Recommendation: To help determine if pretrial diversion programs and practices are effectively contributing to the achievement of department goals and enhance DOJ's ability to better manage and encourage the use of such programs and practices, the Attorney General should develop performance measures by which to help assess program outcomes.

    Agency Affected: Department of Justice

  4. Status: Open

    Comments: As of November 2017, BOP had taken steps to implement our recommendation to identify, obtain, and track data on the outcomes of RRCs and home confinement. In particular, BOP reported that it has developed a revised Statement of Work for use with its RRC contractors that requires the contractors to track and report quarterly to BOP on, among other things, the number of placements into and releases from RRCs and home confinement; revocations from RRCs or home confinement; and RRC and home confinement residents that have secured full, part-time, or temporary employment. BOP plans to compile these data to track contractor performance and program outcomes. Further, BOP reported that it has developed a voluntary survey that asks RRC residents about their RRC experiences, including the amount of help they received in finding and keeping a job, and finding a place to live. These actions are in line with our recommendation and we will continue to monitor their implementation.

    Recommendation: To determine how the use of RRCs and home confinement contribute to its goal of helping inmates successfully reenter society, and to better enable BOP to adjust its policies and procedures for the optimal use of these alternatives, as necessary and within statutory requirements, the Director of BOP should identify, obtain, and track data on the outcomes of the programs.

    Agency Affected: Department of Justice: Bureau of Prisons

  5. Status: Open

    Comments: As of November 2017, BOP has not provided evidence to us that it has developed performance measures by which to help assess program outcomes. We continue to believe BOP should do so.

    Recommendation: To determine how the use of RRCs and home confinement contribute to its goal of helping inmates successfully reenter society, and to better enable BOP to adjust its policies and procedures for the optimal use of these alternatives, as necessary and within statutory requirements, the Director of BOP should develop performance measures by which to help assess program outcomes.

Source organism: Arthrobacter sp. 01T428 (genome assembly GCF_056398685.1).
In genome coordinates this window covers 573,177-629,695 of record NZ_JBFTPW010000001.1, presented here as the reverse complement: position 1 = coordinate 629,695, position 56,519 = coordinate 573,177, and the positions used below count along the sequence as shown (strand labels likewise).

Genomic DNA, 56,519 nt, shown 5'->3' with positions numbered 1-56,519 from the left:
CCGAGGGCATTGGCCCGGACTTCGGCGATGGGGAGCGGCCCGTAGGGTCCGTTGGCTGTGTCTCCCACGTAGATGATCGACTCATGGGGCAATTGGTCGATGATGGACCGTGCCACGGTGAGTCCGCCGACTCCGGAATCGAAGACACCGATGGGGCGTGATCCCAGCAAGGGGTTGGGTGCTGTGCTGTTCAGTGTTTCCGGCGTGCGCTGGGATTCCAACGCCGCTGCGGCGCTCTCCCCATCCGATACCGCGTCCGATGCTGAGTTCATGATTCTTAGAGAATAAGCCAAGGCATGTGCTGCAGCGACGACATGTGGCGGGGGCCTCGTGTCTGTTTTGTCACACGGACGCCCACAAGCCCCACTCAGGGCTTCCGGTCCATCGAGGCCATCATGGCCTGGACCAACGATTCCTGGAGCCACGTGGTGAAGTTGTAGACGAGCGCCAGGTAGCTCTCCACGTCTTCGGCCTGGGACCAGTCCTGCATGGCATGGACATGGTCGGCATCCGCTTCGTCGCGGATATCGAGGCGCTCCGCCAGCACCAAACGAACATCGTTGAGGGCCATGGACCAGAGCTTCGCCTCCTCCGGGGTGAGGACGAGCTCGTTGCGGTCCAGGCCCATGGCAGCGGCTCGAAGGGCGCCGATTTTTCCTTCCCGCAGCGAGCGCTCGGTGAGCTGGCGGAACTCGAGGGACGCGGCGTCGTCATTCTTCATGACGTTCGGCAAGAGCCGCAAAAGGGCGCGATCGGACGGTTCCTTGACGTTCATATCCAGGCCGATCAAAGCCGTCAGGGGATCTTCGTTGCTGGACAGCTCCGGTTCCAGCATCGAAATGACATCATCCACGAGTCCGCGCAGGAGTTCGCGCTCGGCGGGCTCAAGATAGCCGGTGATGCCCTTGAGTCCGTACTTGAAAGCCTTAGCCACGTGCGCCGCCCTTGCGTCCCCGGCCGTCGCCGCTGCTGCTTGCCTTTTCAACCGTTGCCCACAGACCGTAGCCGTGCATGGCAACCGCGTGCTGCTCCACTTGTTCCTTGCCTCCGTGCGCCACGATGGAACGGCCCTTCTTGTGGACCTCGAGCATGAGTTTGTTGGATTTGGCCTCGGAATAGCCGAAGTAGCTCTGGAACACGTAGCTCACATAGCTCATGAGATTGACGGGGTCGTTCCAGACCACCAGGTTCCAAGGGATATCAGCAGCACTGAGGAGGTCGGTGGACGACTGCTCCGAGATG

Agency Affected: Department of Justice: Bureau of Prisons

  6. Status: Closed - Implemented

    Comments: We found that DOJ has used two types of pretrial diversion as alternatives to incarceration--Title 9 pretrial diversions, which are at the discretion of the U.S. Attorneys' Offices; and court-involved pretrial diversion practices, which involve additional stakeholders, including federal judges and defense counsel. However, we found that DOJ's data on the use of pretrial diversions were unreliable because the case management system used by its U.S. Attorneys' Offices does not distinguish between these two types of pretrial diversion. As a result, we recommended that DOJ's Executive Office for United States Attorneys (EOUSA) revise its data system to allow it to separately identify and track Title 9 and court-involved pretrial diversion alternatives. In September 2016, EOUSA notified staff in the U.S. Attorneys' Offices of new codes available in the case management system that would allow it to distinguish between the two types of pretrial diversion--one code for Title 9 Diversion and one for court involved diversion. Attorneys were instructed to use the codes beginning in fiscal year 2017, starting on October 1, 2016. As a result, DOJ will have more reliable and complete data to determine what types of pretrial diversion are being used, in what districts, how frequently, and how successfully. The establishment of these two codes is consistent with our recommendation.

    Recommendation: To help ensure that the U.S. Attorneys' Offices (USAO) consistently track the extent of use of all pretrial diversion alternatives, the Attorney General should direct the DOJ's Executive Office for United States Attorneys (EOUSA) to revise its data system to allow it to separately identify and track Title 9 and court-involved pretrial diversion alternatives.

    Agency Affected: Department of Justice